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07/11/2019

Lash on the Tenth Amendment
Mike Rappaport

Kurt Lash has an interesting post up, based on his earlier law review article, arguing that the 10th Amendment should be understood to protect against inferring federal powers that are not expressly delegated to the federal government.

The language of the 10th Amendment provides that “The powers not delegated to the United States by the Constitution, nor prohibited by it to the States, are reserved to the States respectively, or to the people.” Many have noted that this stands in contrast to the language in the Articles of Confederation that provided that “Each state retains its sovereignty, freedom, and independence, and every power, jurisdiction, and right, which is not by this Confederation expressly delegated to the United States, in Congress assembled” (emphasis added). Thus, these commentators argue that the Constitution allows for implied powers.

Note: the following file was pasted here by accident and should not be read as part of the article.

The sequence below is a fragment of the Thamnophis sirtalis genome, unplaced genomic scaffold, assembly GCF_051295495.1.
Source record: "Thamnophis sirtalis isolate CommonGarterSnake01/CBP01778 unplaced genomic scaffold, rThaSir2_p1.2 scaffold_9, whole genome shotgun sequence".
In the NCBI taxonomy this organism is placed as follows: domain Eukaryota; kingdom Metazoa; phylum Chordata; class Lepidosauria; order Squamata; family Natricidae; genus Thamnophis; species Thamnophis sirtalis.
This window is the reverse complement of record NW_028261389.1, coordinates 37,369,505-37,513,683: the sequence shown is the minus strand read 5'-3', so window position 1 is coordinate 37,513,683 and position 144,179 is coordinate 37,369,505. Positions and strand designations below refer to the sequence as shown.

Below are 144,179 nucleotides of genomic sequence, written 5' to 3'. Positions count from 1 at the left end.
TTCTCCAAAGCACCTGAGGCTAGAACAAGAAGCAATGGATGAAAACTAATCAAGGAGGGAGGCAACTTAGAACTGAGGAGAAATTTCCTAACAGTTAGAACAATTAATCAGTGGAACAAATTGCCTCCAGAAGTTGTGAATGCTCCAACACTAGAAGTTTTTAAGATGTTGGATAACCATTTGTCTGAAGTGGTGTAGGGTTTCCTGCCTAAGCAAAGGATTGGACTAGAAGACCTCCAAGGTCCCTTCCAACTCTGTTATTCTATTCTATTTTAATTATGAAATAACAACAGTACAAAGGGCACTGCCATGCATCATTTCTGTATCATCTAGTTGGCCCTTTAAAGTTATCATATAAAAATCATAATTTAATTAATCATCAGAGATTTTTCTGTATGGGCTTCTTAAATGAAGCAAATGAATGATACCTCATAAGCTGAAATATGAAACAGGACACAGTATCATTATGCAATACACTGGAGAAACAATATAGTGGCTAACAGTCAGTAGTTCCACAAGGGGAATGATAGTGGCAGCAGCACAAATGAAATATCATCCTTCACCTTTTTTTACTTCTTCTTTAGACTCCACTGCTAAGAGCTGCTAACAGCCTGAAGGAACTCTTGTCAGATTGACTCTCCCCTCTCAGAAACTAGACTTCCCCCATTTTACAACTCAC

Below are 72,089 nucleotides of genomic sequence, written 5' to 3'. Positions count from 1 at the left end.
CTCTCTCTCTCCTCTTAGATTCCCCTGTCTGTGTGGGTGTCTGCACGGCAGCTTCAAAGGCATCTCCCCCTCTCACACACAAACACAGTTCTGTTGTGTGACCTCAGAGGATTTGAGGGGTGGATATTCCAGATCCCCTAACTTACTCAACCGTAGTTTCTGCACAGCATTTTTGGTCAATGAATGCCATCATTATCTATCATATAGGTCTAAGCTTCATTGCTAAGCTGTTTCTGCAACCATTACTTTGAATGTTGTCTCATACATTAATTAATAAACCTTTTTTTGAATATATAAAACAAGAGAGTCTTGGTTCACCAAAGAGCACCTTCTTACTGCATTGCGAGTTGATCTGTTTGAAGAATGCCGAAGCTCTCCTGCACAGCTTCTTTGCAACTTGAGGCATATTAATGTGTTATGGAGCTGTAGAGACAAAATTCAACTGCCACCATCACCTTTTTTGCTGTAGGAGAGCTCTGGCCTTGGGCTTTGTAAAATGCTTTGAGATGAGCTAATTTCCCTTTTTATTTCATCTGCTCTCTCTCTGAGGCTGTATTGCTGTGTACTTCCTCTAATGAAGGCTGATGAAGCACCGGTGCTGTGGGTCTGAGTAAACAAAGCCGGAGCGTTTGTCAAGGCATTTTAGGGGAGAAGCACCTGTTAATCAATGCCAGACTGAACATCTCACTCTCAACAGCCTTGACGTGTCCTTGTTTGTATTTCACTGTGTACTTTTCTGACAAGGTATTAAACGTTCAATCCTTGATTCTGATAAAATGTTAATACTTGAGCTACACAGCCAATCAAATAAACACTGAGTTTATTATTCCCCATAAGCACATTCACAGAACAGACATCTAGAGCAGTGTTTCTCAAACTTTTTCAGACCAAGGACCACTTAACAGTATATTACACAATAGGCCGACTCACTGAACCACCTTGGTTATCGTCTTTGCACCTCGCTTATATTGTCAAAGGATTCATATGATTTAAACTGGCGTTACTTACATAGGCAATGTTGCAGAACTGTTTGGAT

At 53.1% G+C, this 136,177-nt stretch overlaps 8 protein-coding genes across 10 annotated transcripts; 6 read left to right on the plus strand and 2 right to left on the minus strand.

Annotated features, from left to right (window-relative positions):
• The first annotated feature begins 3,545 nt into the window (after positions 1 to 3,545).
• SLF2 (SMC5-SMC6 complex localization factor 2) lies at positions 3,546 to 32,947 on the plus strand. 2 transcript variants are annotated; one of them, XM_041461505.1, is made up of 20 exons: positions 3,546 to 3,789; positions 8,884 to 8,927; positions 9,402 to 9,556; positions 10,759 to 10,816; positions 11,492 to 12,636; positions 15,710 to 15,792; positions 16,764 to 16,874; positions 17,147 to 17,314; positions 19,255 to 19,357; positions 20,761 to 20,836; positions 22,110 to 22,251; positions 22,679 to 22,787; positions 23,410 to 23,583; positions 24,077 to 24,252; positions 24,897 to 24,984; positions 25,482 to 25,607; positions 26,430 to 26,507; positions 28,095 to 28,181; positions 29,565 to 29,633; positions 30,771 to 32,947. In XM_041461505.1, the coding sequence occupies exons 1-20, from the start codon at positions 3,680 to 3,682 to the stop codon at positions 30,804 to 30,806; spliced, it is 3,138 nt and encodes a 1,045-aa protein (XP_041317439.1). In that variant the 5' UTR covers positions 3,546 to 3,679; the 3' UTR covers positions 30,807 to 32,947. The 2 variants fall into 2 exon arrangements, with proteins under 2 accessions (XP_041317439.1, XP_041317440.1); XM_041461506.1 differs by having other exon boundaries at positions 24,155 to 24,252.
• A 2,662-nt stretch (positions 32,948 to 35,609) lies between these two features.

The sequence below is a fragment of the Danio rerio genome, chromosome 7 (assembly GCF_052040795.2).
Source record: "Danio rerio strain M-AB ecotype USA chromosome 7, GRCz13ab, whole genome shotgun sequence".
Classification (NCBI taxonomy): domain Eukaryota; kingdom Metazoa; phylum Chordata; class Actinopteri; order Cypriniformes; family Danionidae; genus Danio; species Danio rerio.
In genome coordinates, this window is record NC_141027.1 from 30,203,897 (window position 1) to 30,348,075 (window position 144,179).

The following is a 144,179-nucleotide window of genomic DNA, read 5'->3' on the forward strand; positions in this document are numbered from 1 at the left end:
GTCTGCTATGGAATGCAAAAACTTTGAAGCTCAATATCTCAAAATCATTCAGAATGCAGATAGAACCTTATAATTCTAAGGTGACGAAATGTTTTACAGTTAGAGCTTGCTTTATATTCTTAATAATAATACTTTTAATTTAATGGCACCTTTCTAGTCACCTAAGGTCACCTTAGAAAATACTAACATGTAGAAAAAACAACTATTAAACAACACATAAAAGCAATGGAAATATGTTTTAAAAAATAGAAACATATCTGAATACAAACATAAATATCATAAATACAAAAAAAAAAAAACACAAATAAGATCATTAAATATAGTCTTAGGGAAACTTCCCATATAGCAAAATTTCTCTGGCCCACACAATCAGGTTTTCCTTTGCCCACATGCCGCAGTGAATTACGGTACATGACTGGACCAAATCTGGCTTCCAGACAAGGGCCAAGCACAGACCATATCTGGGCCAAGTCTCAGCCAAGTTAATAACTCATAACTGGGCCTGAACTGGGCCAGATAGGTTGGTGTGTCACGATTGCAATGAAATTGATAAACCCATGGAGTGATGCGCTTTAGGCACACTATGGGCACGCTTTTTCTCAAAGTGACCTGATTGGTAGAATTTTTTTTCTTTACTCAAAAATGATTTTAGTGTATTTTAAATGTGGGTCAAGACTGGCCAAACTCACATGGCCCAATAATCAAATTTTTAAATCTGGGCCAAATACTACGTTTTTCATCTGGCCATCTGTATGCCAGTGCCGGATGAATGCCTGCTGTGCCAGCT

Lash argues, quoting a large number of contemporary commentators, that the 10th Amendment was understood to protect against federal powers that were not expressly delegated. Let’s assume that Lash is correct. Then what?

I am not sure what follows. Does that mean that there are no implied powers? Of course not, because the Constitution expressly provides for the Necessary and Proper Clause, which authorizes implied powers. Lash himself recognizes this in the post.

Thus, there is no doubt that there are implied powers in the Constitution. The key uncertainty is the standard that must be satisfied to imply these powers. And that is determined primarily by the meaning of the Necessary and Proper Clause. Lash recognizes that this is important and argues for a strict interpretation of the Necessary and Proper Clause in the post. And he may be correct about that. But the answer turns primarily on the meaning of the Clause rather than on the meaning of the 10th Amendment.

So if Kurt is right about the absence of “expressly” in the 10th Amendment, that is a helpful aid to our understanding. It would suggest that many people, including Chief Justice Marshall, were wrong about the 10th Amendment. But it would still leave the key question of what the Necessary and Proper Clause means and whether Marshall was also wrong about that.